Anyone can set up an equine rescue centre or sanctuary, with no regulation or guarantee of even basic standards. And as a recent prosecution case shows, this can lead to major equine welfare issues.
H&H looks into calls for sanctuaries to be licensed — and why donors should ensure they know where their money is going.
The removal of 26 horses on welfare grounds from a “sanctuary” illustrates the need for licensing of such ventures — and for the public to be aware where their money is going.
One of the animals removed from North Devon Equine Rescue had to be put down, another had its eye removed as Ann Sim, 36, who ran the sanctuary, had failed to seek veterinary treatment and ignored advice.
Sim pleaded guilty to four Animal Welfare Act offences on 11 February. She was banned from keeping equines for 10 years, and given a suspended prison sentence.
She said she had struggled to cope after a relationship breakdown, and been too proud to ask for help as she struggled to work during her pregnancy.
But World Horse Welfare described the situation as a “cautionary tale”, demonstrating that rescue centres are unregulated, with no guarantee of welfare standards, and that some organisations are not registered charities. This means their governance is not subject to Charity Commission scrutiny, and there is no guarantee money donated will help animals.
The charity believes the first issue could be solved by licensing.
Deputy chief executive Tony Tyler told H&H World Horse Welfare has seen numerous problems caused by well-meaning people who set up sanctuaries without the necessary knowledge, and sometimes finances.
“As a result, there have been welfare cases, and some prosecutions, involving sanctuaries, which is very sad,” he said. “In the vast majority of cases, people set up with the best intentions, some just don’t have the skills they need to run them effectively.”
Mr Tyler said regular inspections would ensure animals’ needs were being met and there were plans for their future; whether rehabilitation and rehoming, or kept permanently by the sanctuary.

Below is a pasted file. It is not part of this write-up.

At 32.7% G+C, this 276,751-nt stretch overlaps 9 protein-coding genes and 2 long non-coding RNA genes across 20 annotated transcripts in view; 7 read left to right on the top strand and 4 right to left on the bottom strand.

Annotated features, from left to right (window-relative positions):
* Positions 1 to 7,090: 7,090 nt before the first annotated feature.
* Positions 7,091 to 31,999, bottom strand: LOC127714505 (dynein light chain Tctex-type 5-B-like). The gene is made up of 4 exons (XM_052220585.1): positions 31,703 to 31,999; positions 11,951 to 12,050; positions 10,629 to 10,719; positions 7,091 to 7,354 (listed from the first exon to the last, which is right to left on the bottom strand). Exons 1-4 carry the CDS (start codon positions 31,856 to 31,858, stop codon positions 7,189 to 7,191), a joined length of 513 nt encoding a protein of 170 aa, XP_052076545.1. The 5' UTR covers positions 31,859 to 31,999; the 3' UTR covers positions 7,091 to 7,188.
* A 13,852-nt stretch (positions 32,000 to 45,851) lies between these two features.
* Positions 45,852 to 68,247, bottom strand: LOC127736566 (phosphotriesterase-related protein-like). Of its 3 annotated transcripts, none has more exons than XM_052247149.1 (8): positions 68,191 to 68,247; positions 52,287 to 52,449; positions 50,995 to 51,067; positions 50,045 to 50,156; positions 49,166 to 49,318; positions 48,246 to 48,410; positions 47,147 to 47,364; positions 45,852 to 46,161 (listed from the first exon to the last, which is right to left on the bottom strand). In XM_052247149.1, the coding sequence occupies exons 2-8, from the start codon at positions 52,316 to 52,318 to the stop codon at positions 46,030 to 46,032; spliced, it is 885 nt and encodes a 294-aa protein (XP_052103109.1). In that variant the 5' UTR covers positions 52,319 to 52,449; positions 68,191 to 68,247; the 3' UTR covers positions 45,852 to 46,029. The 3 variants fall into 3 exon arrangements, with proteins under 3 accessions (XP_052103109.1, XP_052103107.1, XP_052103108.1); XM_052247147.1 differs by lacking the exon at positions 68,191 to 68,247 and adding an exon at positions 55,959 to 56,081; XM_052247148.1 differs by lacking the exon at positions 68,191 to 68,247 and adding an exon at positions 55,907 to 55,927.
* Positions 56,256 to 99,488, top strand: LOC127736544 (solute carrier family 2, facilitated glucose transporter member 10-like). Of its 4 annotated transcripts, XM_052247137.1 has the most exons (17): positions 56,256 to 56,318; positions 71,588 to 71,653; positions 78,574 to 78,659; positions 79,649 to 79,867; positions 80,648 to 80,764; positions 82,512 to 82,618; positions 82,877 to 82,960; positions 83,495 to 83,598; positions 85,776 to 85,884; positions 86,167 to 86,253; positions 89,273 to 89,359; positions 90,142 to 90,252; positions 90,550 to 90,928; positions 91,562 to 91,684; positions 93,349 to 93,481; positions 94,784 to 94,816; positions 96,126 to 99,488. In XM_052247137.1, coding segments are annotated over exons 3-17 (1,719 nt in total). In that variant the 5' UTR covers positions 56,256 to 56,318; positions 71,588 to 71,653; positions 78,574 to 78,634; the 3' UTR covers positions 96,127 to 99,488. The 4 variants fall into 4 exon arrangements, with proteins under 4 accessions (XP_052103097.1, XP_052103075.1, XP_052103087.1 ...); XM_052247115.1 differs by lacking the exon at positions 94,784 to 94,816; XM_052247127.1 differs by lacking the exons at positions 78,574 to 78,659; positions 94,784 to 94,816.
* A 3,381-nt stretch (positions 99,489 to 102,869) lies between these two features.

“Some keep them until the end of their lives, and do it extremely well,” he said. “But very often, people can’t say no when they’re full so they reach a point where land and resources can no longer cope.
“It may not be until a member of the public raises concerns about the welfare of the animals that the problem is recognised, by which time horses and ponies can already be suffering.”
Mr Tyler added that the fact the Devon sanctuary was falsely referred to by some media as a charity highlights the second issue — many rescue centres are not registered charities. Although this does not in itself mean they are untrustworthy, they are not subject to Charity Commission scrutiny.
“Some sanctuaries have been very successful in raising money from social media but people need to be very careful they know where their money’s going,” he said, adding that people can check for charitable status, and also, with local centres, ask to visit themselves to see how money is spent.
Another good sign is membership of the National Equine Welfare Council (NEWC).
NEWC vice-chairman Claire Gordon, also World Horse Welfare’s chief field officer, told H&H the council runs an accreditation scheme, through which welfare standards are checked. This is not “totally foolproof”, but members must sign up to a code of conduct, and it is a “seal of approval”.
NEWC has also run, and plans to run more, events at which charities can share best practice and governance advice, as bad governance can affect welfare, whereas good management makes enterprises sustainable and frees staff up to care for horses better.
But Ms Gordon believes licensing, as a requirement rather than a voluntary scheme, would benefit horses and people.
“It would give the public confidence that their money is going to the right places,” she said, adding that while registered charity status can provide security on the financial side, “licensing would cover the care”.
Mr Tyler added: “We strongly believe licensing should not unfairly penalise dedicated organisations that strive to offer vulnerable horses a better future, but should give them clear guidance on what they need to do to ensure they are protecting their welfare. But when welfare is compromised, it would also allow for this to be established more easily and action to be taken and help to prevent a repetition of this recent case and the suffering the horses endured.”
A Defra spokesman told H&H: “We have some of the highest animal welfare standards in the world and continue to explore ways to enhance our position as a global leader.
“We have been working closely with World Horse Welfare about the possibility of introducing welfare regulations for rescue and rehoming centres. Any future proposals would be subject to public consultation.”
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